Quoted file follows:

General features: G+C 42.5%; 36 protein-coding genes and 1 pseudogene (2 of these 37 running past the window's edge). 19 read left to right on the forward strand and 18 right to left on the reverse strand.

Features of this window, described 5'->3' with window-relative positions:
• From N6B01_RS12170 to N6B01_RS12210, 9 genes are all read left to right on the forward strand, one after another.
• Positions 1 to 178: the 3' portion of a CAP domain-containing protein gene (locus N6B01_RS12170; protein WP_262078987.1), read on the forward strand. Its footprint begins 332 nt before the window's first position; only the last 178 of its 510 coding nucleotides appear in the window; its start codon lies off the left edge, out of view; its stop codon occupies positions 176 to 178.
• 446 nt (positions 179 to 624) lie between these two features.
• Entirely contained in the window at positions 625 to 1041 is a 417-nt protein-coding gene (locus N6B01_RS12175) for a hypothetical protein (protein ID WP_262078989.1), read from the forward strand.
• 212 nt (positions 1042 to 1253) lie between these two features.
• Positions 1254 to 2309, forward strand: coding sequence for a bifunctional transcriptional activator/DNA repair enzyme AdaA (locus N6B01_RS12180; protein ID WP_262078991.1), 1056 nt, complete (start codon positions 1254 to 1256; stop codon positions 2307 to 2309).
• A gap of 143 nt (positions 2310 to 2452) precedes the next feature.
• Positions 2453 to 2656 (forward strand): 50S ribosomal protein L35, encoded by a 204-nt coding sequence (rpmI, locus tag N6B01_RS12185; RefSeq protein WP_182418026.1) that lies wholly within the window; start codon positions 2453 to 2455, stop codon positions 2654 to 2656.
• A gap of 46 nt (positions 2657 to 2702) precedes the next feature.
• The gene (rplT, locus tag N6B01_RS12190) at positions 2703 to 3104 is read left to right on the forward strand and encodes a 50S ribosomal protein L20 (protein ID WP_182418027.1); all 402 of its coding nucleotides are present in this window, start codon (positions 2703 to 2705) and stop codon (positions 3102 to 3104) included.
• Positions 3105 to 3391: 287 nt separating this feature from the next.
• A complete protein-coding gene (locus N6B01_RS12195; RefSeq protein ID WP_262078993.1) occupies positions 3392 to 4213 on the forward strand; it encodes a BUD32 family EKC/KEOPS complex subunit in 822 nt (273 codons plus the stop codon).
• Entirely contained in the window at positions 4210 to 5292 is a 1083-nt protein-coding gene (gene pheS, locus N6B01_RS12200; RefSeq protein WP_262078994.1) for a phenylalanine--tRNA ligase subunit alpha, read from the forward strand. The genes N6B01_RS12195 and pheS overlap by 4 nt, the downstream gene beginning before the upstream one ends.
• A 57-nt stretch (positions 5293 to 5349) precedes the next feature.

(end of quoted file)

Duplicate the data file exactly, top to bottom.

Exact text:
General features: G+C 42.5%; 36 protein-coding genes and 1 pseudogene (2 of these 37 running past the window's edge). 19 read left to right on the forward strand and 18 right to left on the reverse strand.

Features of this window, described 5'->3' with window-relative positions:
• From N6B01_RS12170 to N6B01_RS12210, 9 genes are all read left to right on the forward strand, one after another.
• Positions 1 to 178: the 3' portion of a CAP domain-containing protein gene (locus N6B01_RS12170; protein WP_262078987.1), read on the forward strand. Its footprint begins 332 nt before the window's first position; only the last 178 of its 510 coding nucleotides appear in the window; its start codon lies off the left edge, out of view; its stop codon occupies positions 176 to 178.
• 446 nt (positions 179 to 624) lie between these two features.
• Entirely contained in the window at positions 625 to 1041 is a 417-nt protein-coding gene (locus N6B01_RS12175) for a hypothetical protein (protein ID WP_262078989.1), read from the forward strand.
• 212 nt (positions 1042 to 1253) lie between these two features.
• Positions 1254 to 2309, forward strand: coding sequence for a bifunctional transcriptional activator/DNA repair enzyme AdaA (locus N6B01_RS12180; protein ID WP_262078991.1), 1056 nt, complete (start codon positions 1254 to 1256; stop codon positions 2307 to 2309).
• A gap of 143 nt (positions 2310 to 2452) precedes the next feature.
• Positions 2453 to 2656 (forward strand): 50S ribosomal protein L35, encoded by a 204-nt coding sequence (rpmI, locus tag N6B01_RS12185; RefSeq protein WP_182418026.1) that lies wholly within the window; start codon positions 2453 to 2455, stop codon positions 2654 to 2656.
• A gap of 46 nt (positions 2657 to 2702) precedes the next feature.
• The gene (rplT, locus tag N6B01_RS12190) at positions 2703 to 3104 is read left to right on the forward strand and encodes a 50S ribosomal protein L20 (protein ID WP_182418027.1); all 402 of its coding nucleotides are present in this window, start codon (positions 2703 to 2705) and stop codon (positions 3102 to 3104) included.
• Positions 3105 to 3391: 287 nt separating this feature from the next.
• A complete protein-coding gene (locus N6B01_RS12195; RefSeq protein ID WP_262078993.1) occupies positions 3392 to 4213 on the forward strand; it encodes a BUD32 family EKC/KEOPS complex subunit in 822 nt (273 codons plus the stop codon).
• Entirely contained in the window at positions 4210 to 5292 is a 1083-nt protein-coding gene (gene pheS, locus N6B01_RS12200; RefSeq protein WP_262078994.1) for a phenylalanine--tRNA ligase subunit alpha, read from the forward strand. The genes N6B01_RS12195 and pheS overlap by 4 nt, the downstream gene beginning before the upstream one ends.
• A 57-nt stretch (positions 5293 to 5349) precedes the next feature.